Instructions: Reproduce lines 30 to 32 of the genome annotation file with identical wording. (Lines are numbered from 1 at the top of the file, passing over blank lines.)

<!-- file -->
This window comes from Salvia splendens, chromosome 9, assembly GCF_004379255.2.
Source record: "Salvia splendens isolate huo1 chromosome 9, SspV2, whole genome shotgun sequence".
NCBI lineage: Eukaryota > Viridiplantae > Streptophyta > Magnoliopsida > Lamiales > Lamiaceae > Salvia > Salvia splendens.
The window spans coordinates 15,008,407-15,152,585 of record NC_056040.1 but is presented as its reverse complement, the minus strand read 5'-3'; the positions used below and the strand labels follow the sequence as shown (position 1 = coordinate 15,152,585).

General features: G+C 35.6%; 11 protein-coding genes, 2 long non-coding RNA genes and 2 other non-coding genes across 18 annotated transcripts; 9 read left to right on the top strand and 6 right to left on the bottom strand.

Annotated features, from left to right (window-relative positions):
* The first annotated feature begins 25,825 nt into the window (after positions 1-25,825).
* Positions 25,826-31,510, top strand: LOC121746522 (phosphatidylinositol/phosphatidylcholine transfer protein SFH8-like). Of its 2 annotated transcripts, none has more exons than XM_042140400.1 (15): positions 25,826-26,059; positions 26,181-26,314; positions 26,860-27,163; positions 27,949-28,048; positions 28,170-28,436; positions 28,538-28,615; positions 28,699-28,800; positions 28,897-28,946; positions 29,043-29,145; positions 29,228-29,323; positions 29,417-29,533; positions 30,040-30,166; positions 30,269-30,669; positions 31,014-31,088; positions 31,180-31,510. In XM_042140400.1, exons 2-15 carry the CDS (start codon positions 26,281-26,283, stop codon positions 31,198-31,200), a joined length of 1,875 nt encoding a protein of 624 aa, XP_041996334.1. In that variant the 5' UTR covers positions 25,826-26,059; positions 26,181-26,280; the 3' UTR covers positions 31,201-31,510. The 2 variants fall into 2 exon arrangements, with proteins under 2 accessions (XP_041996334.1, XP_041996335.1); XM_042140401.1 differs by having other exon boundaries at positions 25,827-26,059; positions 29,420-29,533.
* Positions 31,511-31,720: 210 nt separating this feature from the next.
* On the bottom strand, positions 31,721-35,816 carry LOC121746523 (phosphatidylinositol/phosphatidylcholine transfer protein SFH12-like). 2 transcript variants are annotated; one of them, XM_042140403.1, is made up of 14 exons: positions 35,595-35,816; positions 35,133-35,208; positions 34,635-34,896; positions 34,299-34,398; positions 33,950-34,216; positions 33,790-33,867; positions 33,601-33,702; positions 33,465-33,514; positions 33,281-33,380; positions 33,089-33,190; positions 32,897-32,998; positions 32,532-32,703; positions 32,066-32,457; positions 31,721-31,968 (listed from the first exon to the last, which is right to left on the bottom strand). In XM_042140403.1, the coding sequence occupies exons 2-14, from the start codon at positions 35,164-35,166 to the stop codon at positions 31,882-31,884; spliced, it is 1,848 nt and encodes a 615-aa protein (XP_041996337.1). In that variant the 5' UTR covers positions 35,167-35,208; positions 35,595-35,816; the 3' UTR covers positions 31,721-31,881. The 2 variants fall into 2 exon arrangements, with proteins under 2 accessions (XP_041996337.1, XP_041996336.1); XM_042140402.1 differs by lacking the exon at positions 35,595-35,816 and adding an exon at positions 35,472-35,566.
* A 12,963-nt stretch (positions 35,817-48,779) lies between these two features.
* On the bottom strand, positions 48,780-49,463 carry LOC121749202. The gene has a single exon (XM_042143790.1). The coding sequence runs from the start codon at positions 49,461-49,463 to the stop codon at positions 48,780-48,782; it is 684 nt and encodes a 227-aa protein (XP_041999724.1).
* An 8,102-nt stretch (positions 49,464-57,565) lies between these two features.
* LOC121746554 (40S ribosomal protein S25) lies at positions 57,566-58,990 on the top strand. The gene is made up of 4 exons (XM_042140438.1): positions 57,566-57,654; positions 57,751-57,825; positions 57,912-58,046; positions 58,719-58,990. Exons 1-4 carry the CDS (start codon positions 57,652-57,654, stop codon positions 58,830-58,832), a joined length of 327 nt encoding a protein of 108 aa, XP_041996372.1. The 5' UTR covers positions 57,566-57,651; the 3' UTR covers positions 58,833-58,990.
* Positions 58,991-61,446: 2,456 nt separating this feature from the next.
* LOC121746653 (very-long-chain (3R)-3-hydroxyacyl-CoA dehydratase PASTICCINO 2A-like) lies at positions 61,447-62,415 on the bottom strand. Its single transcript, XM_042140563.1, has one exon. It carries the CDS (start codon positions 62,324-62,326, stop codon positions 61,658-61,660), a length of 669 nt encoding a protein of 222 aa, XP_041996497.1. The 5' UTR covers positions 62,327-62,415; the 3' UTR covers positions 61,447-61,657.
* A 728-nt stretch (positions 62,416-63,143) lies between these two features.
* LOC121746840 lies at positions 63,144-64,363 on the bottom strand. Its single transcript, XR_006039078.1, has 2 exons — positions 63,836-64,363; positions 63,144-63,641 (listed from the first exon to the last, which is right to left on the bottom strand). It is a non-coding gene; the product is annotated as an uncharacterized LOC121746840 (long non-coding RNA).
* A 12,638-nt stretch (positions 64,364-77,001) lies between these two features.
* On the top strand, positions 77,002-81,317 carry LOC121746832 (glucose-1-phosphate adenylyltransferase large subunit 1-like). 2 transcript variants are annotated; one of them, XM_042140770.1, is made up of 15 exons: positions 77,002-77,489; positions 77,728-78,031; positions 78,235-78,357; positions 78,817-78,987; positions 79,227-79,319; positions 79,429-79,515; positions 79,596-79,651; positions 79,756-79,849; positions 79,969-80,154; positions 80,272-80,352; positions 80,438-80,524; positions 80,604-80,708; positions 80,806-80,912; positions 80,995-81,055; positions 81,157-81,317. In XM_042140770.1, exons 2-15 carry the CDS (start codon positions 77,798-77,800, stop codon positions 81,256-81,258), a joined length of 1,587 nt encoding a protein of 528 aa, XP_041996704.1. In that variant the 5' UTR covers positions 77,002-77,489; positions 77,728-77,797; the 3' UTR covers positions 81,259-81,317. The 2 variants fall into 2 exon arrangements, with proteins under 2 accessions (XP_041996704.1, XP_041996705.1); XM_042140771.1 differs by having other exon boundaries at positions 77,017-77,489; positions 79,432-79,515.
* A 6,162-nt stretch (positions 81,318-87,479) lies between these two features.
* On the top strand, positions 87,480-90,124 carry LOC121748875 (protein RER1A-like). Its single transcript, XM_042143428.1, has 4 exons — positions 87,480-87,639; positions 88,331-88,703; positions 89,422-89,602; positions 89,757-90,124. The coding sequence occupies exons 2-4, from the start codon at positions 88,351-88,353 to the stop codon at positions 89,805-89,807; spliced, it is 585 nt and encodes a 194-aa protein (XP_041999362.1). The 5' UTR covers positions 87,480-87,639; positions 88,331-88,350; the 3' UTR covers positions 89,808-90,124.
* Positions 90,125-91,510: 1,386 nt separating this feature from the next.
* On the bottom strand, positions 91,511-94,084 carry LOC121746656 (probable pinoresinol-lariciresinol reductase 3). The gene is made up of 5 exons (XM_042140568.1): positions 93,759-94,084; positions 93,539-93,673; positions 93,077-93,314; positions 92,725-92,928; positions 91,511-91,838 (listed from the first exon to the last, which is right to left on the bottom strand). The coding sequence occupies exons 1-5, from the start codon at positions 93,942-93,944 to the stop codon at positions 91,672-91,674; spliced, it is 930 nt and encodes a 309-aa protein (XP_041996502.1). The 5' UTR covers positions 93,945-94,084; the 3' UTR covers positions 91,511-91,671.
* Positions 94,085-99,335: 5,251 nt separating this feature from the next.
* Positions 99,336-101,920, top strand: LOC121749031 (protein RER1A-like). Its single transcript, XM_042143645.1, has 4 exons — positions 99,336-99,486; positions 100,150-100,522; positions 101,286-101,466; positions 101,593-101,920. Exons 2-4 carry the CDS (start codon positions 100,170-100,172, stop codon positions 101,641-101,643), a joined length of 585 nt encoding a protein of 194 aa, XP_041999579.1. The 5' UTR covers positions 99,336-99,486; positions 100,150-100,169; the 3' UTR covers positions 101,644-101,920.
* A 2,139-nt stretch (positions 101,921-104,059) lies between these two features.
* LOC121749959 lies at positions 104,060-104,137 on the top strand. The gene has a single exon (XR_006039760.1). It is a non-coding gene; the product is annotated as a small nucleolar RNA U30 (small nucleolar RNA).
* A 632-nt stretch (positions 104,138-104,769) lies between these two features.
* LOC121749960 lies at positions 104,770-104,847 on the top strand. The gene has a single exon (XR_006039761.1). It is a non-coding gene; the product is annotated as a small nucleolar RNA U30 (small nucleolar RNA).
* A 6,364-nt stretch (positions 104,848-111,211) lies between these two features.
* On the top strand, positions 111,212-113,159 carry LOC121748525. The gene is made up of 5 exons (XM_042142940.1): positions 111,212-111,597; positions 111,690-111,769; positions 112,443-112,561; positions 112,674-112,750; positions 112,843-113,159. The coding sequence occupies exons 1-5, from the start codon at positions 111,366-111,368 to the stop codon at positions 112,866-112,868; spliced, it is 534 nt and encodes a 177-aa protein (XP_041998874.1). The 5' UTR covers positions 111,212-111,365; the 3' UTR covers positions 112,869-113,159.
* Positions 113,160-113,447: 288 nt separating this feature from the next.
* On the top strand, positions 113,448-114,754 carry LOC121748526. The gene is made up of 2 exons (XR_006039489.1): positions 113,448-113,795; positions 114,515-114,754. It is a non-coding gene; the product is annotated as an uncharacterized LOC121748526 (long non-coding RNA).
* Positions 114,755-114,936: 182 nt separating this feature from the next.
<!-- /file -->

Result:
* LOC121749960 lies at positions 104,770-104,847 on the top strand. The gene has a single exon (XR_006039761.1). It is a non-coding gene; the product is annotated as a small nucleolar RNA U30 (small nucleolar RNA).
* A 6,364-nt stretch (positions 104,848-111,211) lies between these two features.
* On the top strand, positions 111,212-113,159 carry LOC121748525. The gene is made up of 5 exons (XM_042142940.1): positions 111,212-111,597; positions 111,690-111,769; positions 112,443-112,561; positions 112,674-112,750; positions 112,843-113,159. The coding sequence occupies exons 1-5, from the start codon at positions 111,366-111,368 to the stop codon at positions 112,866-112,868; spliced, it is 534 nt and encodes a 177-aa protein (XP_041998874.1). The 5' UTR covers positions 111,212-111,365; the 3' UTR covers positions 112,869-113,159.